The drug: MPDL3280A/RG7446
The disease: Cancer
The developer: Roche
Peak sales potential: As a leader among the top three immunotherapy developers, Roche is widely seen as a top contender for a drug capable of earning $2.5 billion to more than $3 billion a year. The bulls include Leerink Swann.
The scoop: While Merck's ($MRK) MK-3475 and Bristol-Myers Squibb's ($BMY) nivolumab operate on PD-1, Roche ($RHHBY) believes it can have the same impact on cancer by hitting the opposite end of the target: PD-L1. PD-1 and PD-L1 are partners--a kind of lock-and-key mechanism--that play an important role in the immune system, camouflaging cancer cells while the immune system fights invaders like viruses and bacteria. By targeting either end of the lock and key, a drug can reveal the cancer in such a way that the immune system fields an army of T cells to fight it off. Combining these immunotherapies with other targeted therapies is seen as a major new step in oncology with the potential for remarkable improvements for many cancer patients.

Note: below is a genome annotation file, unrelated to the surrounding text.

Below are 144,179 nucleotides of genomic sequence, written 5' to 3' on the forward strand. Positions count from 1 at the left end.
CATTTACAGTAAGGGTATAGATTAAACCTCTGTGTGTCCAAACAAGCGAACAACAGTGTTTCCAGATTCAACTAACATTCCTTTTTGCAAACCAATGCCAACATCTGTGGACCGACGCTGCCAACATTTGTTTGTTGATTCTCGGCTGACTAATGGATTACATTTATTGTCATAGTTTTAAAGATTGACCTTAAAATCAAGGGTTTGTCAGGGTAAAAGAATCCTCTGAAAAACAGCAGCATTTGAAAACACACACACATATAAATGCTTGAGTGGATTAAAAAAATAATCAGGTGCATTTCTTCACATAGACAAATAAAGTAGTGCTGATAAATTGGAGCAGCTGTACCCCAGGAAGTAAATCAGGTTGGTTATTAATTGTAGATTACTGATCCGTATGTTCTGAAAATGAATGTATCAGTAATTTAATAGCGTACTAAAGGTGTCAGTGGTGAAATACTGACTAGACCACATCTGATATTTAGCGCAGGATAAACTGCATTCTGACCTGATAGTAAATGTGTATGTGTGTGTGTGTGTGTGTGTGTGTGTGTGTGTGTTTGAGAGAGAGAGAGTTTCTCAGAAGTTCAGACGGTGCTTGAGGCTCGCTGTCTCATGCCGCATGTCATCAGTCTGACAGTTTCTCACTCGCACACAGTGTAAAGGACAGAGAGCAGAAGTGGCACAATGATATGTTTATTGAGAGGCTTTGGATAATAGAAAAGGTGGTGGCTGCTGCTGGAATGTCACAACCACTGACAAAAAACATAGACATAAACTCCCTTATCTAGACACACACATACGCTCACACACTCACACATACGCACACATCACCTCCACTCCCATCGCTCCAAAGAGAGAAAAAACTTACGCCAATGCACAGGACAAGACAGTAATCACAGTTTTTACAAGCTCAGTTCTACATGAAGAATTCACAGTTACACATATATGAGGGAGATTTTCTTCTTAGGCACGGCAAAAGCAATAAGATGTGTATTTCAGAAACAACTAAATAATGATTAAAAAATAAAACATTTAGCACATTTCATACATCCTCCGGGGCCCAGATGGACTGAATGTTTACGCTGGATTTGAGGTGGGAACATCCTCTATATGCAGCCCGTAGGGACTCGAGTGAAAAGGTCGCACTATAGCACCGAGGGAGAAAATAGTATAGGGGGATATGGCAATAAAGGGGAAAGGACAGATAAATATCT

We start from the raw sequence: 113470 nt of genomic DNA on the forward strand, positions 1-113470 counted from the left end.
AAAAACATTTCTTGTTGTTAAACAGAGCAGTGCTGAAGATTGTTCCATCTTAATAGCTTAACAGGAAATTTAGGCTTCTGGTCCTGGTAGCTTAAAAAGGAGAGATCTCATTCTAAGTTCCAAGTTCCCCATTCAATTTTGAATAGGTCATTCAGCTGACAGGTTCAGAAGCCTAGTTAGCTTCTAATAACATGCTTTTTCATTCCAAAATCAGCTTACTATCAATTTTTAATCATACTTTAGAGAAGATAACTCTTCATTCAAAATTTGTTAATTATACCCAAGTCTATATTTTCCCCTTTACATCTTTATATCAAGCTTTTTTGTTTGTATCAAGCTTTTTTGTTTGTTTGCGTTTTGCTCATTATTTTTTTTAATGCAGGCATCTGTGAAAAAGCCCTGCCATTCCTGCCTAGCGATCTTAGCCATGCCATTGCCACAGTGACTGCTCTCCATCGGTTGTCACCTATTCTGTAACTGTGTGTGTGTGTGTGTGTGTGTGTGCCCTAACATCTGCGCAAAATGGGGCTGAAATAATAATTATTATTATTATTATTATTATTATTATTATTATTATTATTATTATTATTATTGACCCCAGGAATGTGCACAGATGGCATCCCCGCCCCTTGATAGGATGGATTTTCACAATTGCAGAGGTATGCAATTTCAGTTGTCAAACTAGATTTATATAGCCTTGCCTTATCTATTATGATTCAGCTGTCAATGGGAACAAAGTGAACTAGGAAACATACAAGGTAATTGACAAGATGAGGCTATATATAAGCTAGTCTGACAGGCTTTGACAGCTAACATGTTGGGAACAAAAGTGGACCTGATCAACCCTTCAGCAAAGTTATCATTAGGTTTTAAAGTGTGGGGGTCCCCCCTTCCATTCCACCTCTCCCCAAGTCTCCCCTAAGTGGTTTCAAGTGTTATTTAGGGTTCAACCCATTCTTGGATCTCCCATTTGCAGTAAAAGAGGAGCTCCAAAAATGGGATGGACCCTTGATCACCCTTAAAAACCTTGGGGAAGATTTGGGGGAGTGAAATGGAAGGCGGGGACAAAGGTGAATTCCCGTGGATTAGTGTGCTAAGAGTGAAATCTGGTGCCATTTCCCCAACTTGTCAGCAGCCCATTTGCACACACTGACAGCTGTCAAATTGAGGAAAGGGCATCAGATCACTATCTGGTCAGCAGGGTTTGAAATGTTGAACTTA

Roche has an immense amount of cachet in the cancer field. Its acquisition of Genentech put it in charge of one of the most impressive development outfits in the world. And that deep respect is paying off here as Roche fastens on MPDL3280A as another groundbreaking oncology therapy.
Technically, this is a mid-stage program. So why is it in the list of top late-stage prospects?
All the leaders in the field are racing ahead, gathering human data in a lunge for early approvals. The FDA has already indicated that it's eager to accelerate approvals for the most promising drugs, and new therapies for dying patients will be at the front of this queue. Some analysts see the first application coming as early as next year, making this one program that deserves careful attention now, rather than later.
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